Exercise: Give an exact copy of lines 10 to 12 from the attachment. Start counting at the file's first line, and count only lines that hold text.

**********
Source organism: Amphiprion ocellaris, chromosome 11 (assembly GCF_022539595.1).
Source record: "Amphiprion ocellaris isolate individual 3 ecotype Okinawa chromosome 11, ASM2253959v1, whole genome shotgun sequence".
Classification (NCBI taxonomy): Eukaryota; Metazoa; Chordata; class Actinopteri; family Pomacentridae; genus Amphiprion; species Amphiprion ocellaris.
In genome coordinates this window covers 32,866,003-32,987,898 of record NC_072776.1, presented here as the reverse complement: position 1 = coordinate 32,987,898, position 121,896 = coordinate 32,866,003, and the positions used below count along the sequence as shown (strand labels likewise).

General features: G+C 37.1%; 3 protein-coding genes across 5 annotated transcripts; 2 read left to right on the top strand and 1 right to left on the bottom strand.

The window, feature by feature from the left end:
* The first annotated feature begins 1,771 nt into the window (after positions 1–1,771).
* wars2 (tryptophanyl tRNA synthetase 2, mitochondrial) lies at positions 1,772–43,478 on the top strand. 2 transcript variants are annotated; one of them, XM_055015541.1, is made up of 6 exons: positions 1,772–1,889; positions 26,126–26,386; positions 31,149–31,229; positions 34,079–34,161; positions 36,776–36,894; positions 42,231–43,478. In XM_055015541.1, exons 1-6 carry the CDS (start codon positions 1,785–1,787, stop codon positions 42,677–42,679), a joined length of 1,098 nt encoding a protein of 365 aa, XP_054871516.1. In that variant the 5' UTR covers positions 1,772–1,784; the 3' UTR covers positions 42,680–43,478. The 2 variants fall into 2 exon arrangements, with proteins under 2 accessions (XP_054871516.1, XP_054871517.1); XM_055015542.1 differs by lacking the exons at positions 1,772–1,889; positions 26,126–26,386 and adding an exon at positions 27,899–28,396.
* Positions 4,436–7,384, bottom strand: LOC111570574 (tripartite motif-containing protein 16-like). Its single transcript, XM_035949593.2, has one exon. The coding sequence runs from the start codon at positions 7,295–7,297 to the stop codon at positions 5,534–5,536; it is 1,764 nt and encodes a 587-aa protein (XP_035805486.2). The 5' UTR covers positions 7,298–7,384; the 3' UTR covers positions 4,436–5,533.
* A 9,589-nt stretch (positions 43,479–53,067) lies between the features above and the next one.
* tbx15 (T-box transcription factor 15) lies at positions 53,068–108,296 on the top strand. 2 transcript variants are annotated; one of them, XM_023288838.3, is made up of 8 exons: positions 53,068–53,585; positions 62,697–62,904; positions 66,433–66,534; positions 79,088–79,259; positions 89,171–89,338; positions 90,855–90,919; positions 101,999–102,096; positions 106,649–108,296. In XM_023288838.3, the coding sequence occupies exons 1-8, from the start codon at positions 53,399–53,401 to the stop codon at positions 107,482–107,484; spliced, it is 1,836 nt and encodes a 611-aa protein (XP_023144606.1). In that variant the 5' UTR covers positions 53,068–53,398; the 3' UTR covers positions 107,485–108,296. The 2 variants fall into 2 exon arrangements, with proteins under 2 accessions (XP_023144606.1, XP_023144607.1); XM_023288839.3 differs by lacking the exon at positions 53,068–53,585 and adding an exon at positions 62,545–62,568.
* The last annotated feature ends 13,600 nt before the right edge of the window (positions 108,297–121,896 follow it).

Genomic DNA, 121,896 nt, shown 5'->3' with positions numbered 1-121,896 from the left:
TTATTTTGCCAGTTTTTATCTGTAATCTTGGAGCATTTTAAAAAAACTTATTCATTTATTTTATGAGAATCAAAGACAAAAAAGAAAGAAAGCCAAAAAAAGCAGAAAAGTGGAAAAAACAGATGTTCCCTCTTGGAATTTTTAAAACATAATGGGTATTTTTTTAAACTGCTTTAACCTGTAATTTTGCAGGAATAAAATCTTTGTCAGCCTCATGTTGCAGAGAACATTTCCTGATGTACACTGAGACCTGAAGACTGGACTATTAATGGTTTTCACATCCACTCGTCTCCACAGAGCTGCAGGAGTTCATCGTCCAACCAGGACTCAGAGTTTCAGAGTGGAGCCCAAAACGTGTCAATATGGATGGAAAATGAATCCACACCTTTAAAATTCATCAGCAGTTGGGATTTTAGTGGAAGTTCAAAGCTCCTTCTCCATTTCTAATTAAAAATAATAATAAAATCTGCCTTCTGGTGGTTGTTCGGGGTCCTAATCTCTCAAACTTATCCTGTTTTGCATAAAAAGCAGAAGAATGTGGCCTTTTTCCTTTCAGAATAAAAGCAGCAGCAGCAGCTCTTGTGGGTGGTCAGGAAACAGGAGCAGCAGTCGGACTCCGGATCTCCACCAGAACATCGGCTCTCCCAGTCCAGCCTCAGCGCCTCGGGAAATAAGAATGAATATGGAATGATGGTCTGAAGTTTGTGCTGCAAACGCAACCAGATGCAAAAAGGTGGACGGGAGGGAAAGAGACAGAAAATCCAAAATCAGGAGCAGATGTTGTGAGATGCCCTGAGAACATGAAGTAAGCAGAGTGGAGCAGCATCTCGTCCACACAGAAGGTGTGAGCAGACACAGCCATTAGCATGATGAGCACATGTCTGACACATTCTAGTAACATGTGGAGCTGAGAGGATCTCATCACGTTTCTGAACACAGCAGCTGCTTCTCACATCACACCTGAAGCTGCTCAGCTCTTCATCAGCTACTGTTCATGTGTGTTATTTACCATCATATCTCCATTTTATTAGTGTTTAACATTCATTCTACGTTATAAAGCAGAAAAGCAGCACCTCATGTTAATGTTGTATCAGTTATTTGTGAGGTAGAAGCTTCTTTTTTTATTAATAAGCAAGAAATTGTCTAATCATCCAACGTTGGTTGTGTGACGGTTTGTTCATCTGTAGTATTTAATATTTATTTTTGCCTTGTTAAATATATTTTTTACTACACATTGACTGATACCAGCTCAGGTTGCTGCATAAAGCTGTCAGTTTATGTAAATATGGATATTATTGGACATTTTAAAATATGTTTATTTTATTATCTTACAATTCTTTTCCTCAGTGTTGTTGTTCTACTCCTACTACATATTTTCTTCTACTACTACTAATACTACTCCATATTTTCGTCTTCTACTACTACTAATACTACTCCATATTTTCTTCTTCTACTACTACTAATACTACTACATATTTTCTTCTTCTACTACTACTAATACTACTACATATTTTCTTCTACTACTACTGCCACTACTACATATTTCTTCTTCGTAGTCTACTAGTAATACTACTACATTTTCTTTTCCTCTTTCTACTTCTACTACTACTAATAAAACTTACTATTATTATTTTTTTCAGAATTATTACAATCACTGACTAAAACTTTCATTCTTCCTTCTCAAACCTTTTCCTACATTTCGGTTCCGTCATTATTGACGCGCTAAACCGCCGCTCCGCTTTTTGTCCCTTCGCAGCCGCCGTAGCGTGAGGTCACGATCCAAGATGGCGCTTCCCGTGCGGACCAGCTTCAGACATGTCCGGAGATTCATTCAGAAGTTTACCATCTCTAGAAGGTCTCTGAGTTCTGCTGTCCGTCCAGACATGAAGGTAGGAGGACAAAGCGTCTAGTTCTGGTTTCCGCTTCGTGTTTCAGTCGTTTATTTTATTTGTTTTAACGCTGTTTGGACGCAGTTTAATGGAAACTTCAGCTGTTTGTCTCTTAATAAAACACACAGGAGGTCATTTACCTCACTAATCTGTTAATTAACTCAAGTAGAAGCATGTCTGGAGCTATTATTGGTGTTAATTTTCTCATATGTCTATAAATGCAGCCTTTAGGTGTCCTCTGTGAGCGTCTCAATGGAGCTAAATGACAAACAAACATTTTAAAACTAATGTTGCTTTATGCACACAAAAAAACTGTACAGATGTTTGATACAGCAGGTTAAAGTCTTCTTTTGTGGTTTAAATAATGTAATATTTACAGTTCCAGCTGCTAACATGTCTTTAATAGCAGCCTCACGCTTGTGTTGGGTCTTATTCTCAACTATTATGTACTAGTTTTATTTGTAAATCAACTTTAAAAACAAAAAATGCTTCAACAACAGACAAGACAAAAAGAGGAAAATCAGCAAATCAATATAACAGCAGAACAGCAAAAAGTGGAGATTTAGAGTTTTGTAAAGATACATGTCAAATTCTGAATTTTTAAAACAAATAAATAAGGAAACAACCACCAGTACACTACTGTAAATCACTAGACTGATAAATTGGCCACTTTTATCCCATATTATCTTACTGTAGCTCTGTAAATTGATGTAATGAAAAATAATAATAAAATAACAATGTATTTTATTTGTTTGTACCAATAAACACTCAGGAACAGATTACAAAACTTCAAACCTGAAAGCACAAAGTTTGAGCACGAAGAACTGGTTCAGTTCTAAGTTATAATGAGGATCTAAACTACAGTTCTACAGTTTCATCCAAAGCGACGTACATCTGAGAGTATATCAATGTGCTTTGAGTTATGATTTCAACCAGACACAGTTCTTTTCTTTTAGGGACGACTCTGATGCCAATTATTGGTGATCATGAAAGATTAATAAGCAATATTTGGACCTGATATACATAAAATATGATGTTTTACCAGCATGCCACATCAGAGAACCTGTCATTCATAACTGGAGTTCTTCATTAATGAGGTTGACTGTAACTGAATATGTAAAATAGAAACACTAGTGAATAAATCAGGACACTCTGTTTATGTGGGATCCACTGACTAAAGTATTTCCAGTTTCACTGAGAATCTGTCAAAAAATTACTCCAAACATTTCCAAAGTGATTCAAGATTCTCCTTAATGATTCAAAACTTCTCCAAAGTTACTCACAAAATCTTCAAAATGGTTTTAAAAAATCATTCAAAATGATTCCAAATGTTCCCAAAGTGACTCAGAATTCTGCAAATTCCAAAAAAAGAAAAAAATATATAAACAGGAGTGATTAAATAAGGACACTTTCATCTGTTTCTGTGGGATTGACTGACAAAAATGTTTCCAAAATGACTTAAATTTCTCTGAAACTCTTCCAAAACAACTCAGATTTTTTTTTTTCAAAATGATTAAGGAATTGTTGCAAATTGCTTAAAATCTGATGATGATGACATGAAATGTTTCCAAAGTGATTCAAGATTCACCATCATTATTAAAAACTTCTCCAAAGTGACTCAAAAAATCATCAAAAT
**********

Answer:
* A 9,589-nt stretch (positions 43,479–53,067) lies between the features above and the next one.
* tbx15 (T-box transcription factor 15) lies at positions 53,068–108,296 on the top strand. 2 transcript variants are annotated; one of them, XM_023288838.3, is made up of 8 exons: positions 53,068–53,585; positions 62,697–62,904; positions 66,433–66,534; positions 79,088–79,259; positions 89,171–89,338; positions 90,855–90,919; positions 101,999–102,096; positions 106,649–108,296. In XM_023288838.3, the coding sequence occupies exons 1-8, from the start codon at positions 53,399–53,401 to the stop codon at positions 107,482–107,484; spliced, it is 1,836 nt and encodes a 611-aa protein (XP_023144606.1). In that variant the 5' UTR covers positions 53,068–53,398; the 3' UTR covers positions 107,485–108,296. The 2 variants fall into 2 exon arrangements, with proteins under 2 accessions (XP_023144606.1, XP_023144607.1); XM_023288839.3 differs by lacking the exon at positions 53,068–53,585 and adding an exon at positions 62,545–62,568.
* The last annotated feature ends 13,600 nt before the right edge of the window (positions 108,297–121,896 follow it).